It has now become public knowledge that I recently left my job. But this blog is not about that.
This post is also not about the number of mornings or evenings I’ve spent crying in my kitchen floor this week, although I could probably release a few full length novels on the subject.
It’s more about sitting in a parking lot on a Friday afternoon and venting through a telephone line to my sister. I can’t even remember the question she asked me, but I remember the tears that stung my eyes and that every single fiber of my being rose to the occasion to answer it.
Nothing is constant.
I remember God telling me that when I lived in Georgia and was in the middle of panicking over something that would soon be just a blip in the rearview mirror. “Nothing in this world is constant, love. You’ve got me. I’m always here, but everything else changes.”
Part of me wanted to despair at His words. It seems like an awful way to live, never being able to fully anticipate the future. But I felt a sort of freedom wash over me because it meant that few of my choices would be set in stone. These things that get me so tied up in knots wouldn’t and couldn’t ruin my life because they would never be a constant.
I never intended to take a job that I would quit in seven months.
I never intended to be left without a plan.
Believe me when I tell you I pretty much didn’t intend on anything that’s happened in the last week and a half.
And months later staring at a set of poorly trimmed hedges, I said something that I felt to be fiercely true: all we have are the people we choose to keep. Those words broke me when they came out of my mouth because they are the only thing that have been proven true in the instability of my life.
Plans change. Dreams change. Nothing (and I mean absolutely nothing) ever turns out the way you intend. Jobs don’t work out. You fail classes. People die. Families get faced with unimaginable battles. You find in the midst of a world that seems so cruel and full of disappointment that the only thing you really have control over is today and the people you want to stand next to.
I am convinced that this is one of the million reasons Jesus told his disciples not to worry about tomorrow. Because tomorrow is not what you think it is, tomorrow always changes. Your emotions will be different tomorrow, your plans, your circumstances, and you cannot live your life based on those things. They are forever going to change and you cannot anticipate what they will look like. When you live trying to plan for them, you will lose out on today.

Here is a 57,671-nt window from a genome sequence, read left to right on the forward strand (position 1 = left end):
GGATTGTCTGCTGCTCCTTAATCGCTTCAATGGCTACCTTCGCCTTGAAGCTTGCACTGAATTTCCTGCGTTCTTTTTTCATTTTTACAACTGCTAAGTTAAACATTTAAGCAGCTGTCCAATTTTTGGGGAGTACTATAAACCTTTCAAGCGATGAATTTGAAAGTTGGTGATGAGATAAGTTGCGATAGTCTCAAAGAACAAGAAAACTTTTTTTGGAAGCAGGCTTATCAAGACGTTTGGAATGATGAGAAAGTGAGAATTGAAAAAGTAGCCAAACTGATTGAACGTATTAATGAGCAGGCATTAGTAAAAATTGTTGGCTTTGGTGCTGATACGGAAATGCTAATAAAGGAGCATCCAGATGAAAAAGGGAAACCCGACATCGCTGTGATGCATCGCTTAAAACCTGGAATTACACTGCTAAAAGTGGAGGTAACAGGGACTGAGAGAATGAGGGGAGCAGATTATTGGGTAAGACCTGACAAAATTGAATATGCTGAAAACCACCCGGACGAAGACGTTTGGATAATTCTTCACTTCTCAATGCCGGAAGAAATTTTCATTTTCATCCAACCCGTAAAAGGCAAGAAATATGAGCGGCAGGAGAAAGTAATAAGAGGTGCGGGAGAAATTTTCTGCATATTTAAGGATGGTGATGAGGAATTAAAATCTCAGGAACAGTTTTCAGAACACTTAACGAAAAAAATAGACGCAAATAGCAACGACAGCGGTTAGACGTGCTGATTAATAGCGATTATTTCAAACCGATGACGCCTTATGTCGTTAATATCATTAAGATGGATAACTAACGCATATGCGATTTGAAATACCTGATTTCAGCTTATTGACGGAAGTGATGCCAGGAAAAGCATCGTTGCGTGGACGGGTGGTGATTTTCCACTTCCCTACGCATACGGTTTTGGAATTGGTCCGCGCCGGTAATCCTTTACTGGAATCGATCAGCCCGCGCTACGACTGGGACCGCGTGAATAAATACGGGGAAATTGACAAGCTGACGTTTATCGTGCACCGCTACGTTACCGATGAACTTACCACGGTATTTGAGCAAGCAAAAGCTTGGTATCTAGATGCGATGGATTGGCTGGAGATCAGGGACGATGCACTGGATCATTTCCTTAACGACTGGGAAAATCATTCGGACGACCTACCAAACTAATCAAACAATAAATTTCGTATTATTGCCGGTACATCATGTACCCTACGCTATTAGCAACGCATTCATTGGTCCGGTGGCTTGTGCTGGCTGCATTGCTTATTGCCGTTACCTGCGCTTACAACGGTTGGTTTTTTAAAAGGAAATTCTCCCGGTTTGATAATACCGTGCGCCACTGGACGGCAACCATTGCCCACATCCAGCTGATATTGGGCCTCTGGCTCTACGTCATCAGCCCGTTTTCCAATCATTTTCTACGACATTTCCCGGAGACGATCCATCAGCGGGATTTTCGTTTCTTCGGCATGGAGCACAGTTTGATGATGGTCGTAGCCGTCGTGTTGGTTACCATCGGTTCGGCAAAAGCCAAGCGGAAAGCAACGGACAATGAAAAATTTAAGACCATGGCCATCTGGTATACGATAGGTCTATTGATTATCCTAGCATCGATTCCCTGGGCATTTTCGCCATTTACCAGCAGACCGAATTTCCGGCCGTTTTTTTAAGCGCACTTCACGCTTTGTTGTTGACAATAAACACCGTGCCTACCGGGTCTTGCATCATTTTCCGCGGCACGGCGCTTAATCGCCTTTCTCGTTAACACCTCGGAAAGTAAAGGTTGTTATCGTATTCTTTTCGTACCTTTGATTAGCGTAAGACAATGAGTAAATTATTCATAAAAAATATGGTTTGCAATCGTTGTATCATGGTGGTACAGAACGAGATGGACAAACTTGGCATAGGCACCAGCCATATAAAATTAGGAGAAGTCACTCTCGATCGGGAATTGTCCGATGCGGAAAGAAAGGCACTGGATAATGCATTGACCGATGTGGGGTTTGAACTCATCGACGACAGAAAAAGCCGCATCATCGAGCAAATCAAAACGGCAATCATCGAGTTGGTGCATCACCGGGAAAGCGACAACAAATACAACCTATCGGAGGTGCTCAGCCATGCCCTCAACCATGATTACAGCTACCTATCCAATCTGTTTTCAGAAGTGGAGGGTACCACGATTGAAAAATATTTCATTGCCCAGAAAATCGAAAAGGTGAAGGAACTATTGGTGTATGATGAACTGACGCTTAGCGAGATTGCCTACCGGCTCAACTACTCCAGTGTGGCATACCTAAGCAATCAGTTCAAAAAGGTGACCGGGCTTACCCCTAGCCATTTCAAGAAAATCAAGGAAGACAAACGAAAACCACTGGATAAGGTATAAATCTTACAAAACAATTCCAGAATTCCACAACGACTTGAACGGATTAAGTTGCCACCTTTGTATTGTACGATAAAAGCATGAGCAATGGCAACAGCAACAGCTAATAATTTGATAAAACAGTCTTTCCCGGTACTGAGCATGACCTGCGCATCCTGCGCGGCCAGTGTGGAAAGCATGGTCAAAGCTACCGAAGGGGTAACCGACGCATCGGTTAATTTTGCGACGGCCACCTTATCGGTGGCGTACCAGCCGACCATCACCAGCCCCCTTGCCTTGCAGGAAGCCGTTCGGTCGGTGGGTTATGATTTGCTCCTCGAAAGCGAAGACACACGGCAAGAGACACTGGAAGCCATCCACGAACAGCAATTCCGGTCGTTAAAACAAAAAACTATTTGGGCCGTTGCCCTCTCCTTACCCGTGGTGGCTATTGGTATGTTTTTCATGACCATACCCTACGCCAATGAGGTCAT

I’ve missed a lot of really good todays worrying about tomorrow.
Today there are things and people in front of you that are there for today and that’s what you know. That will be consistent as long as you have today. I’m convinced that the only way to make a decision is to realize the fragility and beauty in that.
My job has ended, but the relationships with the people are what I will choose to keep. Just like when I moved away from Georgia, from home, from other jobs and places.
Because during a bad diagnosis, a failed dream, a deep loss, or a huge success, what you’ll be sitting shoulder to shoulder with are not the plans you made, but the people you chose to keep.
Last night I got in my car and drove to my best friend’s house. I came inside and we covered up with blankets and just let all of the pain and frustration from the week come out. In the moment of being my best and worst version all I could think about was that line from earlier in the afternoon: all we have are the people we choose to keep.
Our friendship has been one of distance, miles, phone calls, meeting in the middle, but it has been one of the best decisions of our lives. When it all starts falling apart, my job isn’t the place that offers me a warm bed, a cup of coffee, and a place to clear my head. My failed or passed class doesn’t sit with me in my pain, anger, uncertainty, or lack of clarity. The poster of dreams I drew up five years ago won’t look me in the eye and remind me that I’m going to be okay, and that I’m not going to get stuck, there’s just no way God would let that happen. The friend we chose to keep in the inconvenience of circumstances, uncertainty of plans, and instability of emotions is the person who sat with us last night and reminded us that no matter what plans we make or change, we’re not alone.
I woke up this morning to an e-mail from one of those now former co-workers and she offered me a sort of invitation that stopped me in my tracks. She simply invited me to be a person she can choose to keep.
Even though my job changed. The circumstances are different. The constants I had planned fell through. I heard that sweet reminder again: all we have is Jesus, the people we choose to keep, and the people who offer us an invitation to be the same.